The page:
Although technically the victim, Sally flagrantly refuses to see herself as such. Even Elizabeth, her defender, played by Peake with immense fervor and authority, describes her as “a nasty, stupid, wicked wretch.” And what’s more, Zmitrowicz’s fervid, raging Sally does nothing whatsoever to endear herself to the women and, by extension, to the audience. All of which makes the play’s arguments in her favor much more satisfyingly complicated.
If there is a weakness in the first act, it’s to do with the scale of so many characters being introduced. After highly witty introductions (there are unexpected laughs laced throughout), some of the exposition undeniably becalms the pace. And Bunny Christie’s vast, grey room of a set rightly makes the women look ill at ease, but its size means there is little for the sound to bounce off, which brings problems of audibility. That, plus uneven accents among the cast, means moments and some detail are currently being lost.
But after an explosive climax to the first act, the second gathers momentum as the women confront one other and life-defining secrets are uncovered, consistently forcing both the characters and the audience to re-evalute their preconceptions. And, in tandem with the detailed work of Macdonald and his highly characterized cast, it’s here that Kirkwood’s juggling act of keeping twelve women plus Sally and Coombes all fully alive on stage pays increasing dramatic dividends.
Christie’s costumes are exclusively in period, but the play’s ideas, not least about the stifling control of the patriarchy, are not. Indeed, Kirkwood’s paralleling of past and present is clear from the outset with the author instruction that the casting “reflects the present day population of the place the play is being performed in, not East Anglia in the 1750s.” It grows ever clearer as the women begin to chafe against their lack of agency. “Nobody blames God when there is a woman to blame instead,” remonstrates Elizabeth.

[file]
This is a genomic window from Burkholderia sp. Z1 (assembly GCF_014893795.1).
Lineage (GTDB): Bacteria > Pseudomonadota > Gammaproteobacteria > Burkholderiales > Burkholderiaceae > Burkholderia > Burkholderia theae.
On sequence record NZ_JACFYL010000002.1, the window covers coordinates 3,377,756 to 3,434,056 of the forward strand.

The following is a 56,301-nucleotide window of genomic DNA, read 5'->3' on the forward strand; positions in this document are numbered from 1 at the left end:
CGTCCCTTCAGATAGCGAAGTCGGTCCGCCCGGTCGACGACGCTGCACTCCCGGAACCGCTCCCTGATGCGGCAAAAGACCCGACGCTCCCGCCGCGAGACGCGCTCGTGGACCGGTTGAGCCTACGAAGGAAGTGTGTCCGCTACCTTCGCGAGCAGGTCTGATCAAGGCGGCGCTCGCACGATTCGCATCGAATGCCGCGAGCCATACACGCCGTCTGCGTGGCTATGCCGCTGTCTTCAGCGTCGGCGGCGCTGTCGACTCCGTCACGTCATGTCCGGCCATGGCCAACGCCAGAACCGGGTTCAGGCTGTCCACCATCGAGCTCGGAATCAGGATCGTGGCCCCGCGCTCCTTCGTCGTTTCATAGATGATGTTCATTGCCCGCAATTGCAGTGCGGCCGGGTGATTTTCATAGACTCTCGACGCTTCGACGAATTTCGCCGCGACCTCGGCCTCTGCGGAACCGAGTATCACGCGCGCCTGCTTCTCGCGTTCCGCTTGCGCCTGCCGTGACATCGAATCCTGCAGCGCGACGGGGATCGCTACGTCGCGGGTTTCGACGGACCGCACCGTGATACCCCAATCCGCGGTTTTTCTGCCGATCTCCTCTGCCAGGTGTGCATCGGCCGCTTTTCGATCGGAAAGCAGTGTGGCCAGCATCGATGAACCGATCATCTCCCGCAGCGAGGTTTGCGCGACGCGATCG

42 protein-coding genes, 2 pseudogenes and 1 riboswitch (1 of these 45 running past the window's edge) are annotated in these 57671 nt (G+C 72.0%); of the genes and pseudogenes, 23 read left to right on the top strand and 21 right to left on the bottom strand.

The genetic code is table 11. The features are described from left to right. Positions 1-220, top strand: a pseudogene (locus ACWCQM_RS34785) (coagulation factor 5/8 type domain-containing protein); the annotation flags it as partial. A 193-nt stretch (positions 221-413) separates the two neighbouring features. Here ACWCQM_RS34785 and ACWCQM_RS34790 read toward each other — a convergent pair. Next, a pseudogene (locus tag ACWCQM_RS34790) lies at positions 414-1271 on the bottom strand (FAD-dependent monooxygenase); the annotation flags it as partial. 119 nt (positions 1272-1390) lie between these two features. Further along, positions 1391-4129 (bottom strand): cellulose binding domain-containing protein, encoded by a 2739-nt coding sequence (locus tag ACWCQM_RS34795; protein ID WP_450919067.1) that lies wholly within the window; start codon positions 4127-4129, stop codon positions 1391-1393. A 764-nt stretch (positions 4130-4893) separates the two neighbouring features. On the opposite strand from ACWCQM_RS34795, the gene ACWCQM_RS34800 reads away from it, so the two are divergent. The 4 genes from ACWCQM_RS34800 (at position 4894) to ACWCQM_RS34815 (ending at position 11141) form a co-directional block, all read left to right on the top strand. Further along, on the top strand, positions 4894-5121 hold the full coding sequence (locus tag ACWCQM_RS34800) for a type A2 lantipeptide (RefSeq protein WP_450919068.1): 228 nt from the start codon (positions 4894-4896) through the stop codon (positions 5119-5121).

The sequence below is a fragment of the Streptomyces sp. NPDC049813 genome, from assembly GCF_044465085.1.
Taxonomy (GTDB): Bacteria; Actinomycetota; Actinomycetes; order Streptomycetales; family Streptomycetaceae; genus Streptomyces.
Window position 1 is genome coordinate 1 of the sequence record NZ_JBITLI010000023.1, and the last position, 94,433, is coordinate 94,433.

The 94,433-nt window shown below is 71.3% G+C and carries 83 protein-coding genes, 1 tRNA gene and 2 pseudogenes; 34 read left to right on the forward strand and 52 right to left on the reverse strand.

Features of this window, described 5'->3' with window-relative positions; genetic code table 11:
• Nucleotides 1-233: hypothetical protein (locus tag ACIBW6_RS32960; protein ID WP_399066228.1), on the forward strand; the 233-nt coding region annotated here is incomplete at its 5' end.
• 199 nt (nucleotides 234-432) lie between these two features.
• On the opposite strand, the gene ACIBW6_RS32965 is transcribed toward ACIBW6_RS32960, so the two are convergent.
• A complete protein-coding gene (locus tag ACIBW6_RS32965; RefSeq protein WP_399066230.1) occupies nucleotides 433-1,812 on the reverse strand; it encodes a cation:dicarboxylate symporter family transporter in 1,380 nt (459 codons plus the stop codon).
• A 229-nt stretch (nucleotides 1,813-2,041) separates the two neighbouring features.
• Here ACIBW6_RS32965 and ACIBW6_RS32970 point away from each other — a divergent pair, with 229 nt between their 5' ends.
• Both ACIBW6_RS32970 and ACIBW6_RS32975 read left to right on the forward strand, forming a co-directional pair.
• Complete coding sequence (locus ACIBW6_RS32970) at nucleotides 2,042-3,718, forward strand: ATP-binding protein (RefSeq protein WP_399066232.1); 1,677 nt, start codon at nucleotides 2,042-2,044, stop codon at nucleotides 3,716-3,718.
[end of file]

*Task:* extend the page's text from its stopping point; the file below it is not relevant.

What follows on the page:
And as the stakes rise towards the end, the present is at last brought fully into focus with typical audacity. In a rare moment of shared understanding, the women begin to sing. The music Kirkwood deploys is not an eighteenth-century song remote from audience recognition, but a lilting, a cappella arrangement of Kate Bush’s “Running Up That Hill.” “And if I only could/ I’d make a deal with God/ And I’d get him to swap our places.”
Numerous cast members shine, especially Cecilia Noble playing gloriously high status as the most utterly implacable of the matrons; dry-as-a-bone, all-knowing Jenny Galloway; and no-nonsense, pragmatic June Watson. The final scenes revel in dramatic reversals but rather than being gratuitous, they feel fully earned. Airing unpalatable truths tests everyone’s strength of compassion, and the shocking climax and the entire world of the play’s dangerously binary politics clings like a shroud long after the curtain falls.
The impact of Caryl Churchill on Kirkwood is undeniable. “The Welkin” owes a clear debt to the ideas of “Top Girls” and, more specifically, to “Fen,” Churchill’s impassioned play about the hard graft of rural women’s lives. Yet Kirkwood’s dramatic, highly articulate vision transcends both those influences. As she proved in the past, her voice is not only powerful but very much her own.